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Charleston v. Illinois Department of Corrections

United States District Court, S.D. Illinois

December 4, 2014

DONALD CHARLESTON, #R-13355, Plaintiff,
v.
ILLINOIS DEPARTMENT of CORRECTIONS, Defendant.

MEMORANDUM AND ORDER

NANCY J. ROSENSTENGEL, District Judge.

Plaintiff is currently incarcerated at Vienna Correctional Center ("Vienna"), where he is serving a three-year sentence. He brings this pro se civil rights action pursuant to 42 U.S.C. § 1983.

The brief complaint names only the Illinois Department of Corrections ("IDOC"), or its Director, as a Defendant (Doc. 1, p. 1). To supplement his statement of claim, Plaintiff has attached two grievances which he filed on September 15 and 16, 2014 (Doc. 1, pp. 8-9). Plaintiff states that he is disabled and has seizures. Because of his medical condition, he cannot climb stairs. He had been given "low gallery" and "low bunk" permits, which were documented in his prison record. This record also showed that he was disabled and was not to climb stairs. In September 2014, however, he was required to attend school at Vienna and made to climb stairs to get to the classroom.

The first day Plaintiff went to class (September 15), he was given some help to climb the stairs (Doc. 1, p. 5). His leg gave out and he almost fell, but he caught himself with the bannister (Doc. 1, p. 8). He wrote an emergency grievance that day stating that he could not climb the stairs because of his medical condition, and he did not need to attend classes because he already had a G.E.D. and some college.

The second day (September 16), Plaintiff had to climb the steps with no help, and he fell (Doc. 1, pp. 5, 9). He was not hurt. He wrote another emergency grievance asking to be excused from the education program so he would not have to climb the stairs. The warden ordered both grievances to be expedited as emergency matters (Doc. 1, p. 8-9).

In response to Plaintiff's grievances, he was sent to the doctor again and was given a waiver on September 23, 2014, so that he would no longer be made to climb stairs (Doc. 1, pp. 6-7). His grievances were ruled to be moot.

Plaintiff does not request any relief whatsoever in the complaint (Doc. 1, p. 6). The only clue as to what he might be seeking is contained in the second grievance: "I would like to see a lawyer to figure out my legal rights as a disabled person" (Doc. 1, p. 9).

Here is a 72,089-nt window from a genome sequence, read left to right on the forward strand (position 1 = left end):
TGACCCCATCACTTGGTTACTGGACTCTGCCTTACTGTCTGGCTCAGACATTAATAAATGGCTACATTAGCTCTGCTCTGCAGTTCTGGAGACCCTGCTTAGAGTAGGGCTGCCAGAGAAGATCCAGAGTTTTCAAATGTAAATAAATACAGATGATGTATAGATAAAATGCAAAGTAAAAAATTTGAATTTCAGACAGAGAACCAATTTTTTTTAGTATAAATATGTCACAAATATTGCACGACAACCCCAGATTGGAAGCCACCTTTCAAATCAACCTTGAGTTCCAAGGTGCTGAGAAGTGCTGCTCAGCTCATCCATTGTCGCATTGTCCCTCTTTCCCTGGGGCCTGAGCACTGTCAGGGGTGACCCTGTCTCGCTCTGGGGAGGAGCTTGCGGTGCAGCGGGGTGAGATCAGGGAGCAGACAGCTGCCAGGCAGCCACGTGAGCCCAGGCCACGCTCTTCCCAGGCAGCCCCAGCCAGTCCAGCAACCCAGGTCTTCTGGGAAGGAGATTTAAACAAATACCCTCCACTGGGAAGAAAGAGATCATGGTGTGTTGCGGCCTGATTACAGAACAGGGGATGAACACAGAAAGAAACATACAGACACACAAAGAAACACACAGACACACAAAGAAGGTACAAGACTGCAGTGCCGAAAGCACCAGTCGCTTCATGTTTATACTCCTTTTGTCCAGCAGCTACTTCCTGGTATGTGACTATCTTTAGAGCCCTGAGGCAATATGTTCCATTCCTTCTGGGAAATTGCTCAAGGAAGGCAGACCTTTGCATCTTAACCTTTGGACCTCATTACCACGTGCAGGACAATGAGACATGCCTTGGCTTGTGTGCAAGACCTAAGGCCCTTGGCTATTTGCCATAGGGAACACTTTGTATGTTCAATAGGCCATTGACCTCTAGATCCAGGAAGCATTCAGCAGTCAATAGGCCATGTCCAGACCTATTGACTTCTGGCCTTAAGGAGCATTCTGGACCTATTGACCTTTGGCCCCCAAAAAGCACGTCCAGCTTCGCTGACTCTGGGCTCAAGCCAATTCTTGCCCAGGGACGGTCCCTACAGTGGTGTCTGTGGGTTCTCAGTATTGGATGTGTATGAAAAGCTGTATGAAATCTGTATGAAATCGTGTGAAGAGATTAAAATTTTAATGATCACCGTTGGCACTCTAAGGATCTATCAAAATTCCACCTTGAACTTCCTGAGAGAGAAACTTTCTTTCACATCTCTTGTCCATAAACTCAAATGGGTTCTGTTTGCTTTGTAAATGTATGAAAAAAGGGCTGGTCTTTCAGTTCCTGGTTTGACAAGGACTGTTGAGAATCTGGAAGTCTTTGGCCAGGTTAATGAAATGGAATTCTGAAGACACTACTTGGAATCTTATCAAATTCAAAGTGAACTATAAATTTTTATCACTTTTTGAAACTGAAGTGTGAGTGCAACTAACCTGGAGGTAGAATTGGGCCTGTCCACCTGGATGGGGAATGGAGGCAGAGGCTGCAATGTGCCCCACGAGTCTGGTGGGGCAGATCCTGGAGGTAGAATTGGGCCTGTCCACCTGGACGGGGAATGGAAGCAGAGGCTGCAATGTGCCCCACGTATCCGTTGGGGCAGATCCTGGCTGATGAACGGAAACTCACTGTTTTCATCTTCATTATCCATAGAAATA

Merits Review Pursuant to 28 U.S.C. § 1915A

Under § 1915A, the Court is required to conduct a prompt threshold review of the complaint and to dismiss any claims that are frivolous, malicious, fail to state a claim on which relief may be granted, or seek monetary relief from an immune defendant.

An action or claim is frivolous if "it lacks an arguable basis either in law or in fact." Neitzke v. Williams, 490 U.S. 319, 325 (1989). Frivolousness is an objective standard that refers to a claim that "no reasonable person could suppose to have any merit." Lee v. Clinton, 209 F.3d 1025, 1026-27 (7th Cir. 2000). An action fails to state a claim upon which relief can be granted if it does not plead "enough facts to state a claim to relief that is plausible on its face." Bell Atlantic Corp. v. Twombly, 550 U.S. 544, 570 (2007). The claim of entitlement to relief must cross "the line between possibility and plausibility." Id. at 557. Conversely, a complaint is plausible on its face "when the plaintiff pleads factual content that allows the court to draw the reasonable inference that the defendant is liable for the misconduct alleged." Ashcroft v. Iqbal, 556 U.S. 662, 678 (2009). Although the Court is obligated to accept factual allegations as true, see Smith v. Peters, 631 F.3d 418, 419 (7th Cir. 2011), some factual allegations may be so sketchy or implausible that they fail to provide sufficient notice of a plaintiff's claim. Brooks v. Ross, 578 F.3d 574, 581 (7th Cir. 2009). Additionally, courts "should not accept as adequate abstract recitations of the elements of a cause of action or conclusory legal statements." Id. At the same time, however, the factual allegations of a pro se complaint are to be liberally construed. See Rodriguez v. Plymouth Ambulance Serv., 577 F.3d 816, 821 (7th Cir. 2009).

After fully considering the allegations in Plaintiff's complaint, the Court concludes that this pleading fails to state a claim upon which relief may be granted. For this reason, the complaint will be dismissed. However, Plaintiff shall be allowed an opportunity to submit an amended complaint, to correct the deficiencies discussed below. If the amended complaint still fails to state a claim, or if Plaintiff does not submit an amended complaint, the entire case shall be dismissed with prejudice to refiling, and the dismissal shall count as a strike pursuant to § 1915(g). The amended complaint shall be subject to review pursuant to § 1915A.

The Court notes that the complaint hints at three possible claims:

Count 1: Eighth Amendment deliberate indifference claim against any prison employee(s) who required Plaintiff to climb the stairs to attend class, despite their knowledge that he was unable to climb stairs and that doing so would place him at risk of bodily harm;
Count 2: Claim against the Illinois Department of Corrections or against a prison official in his/her official capacity under the Americans with ...

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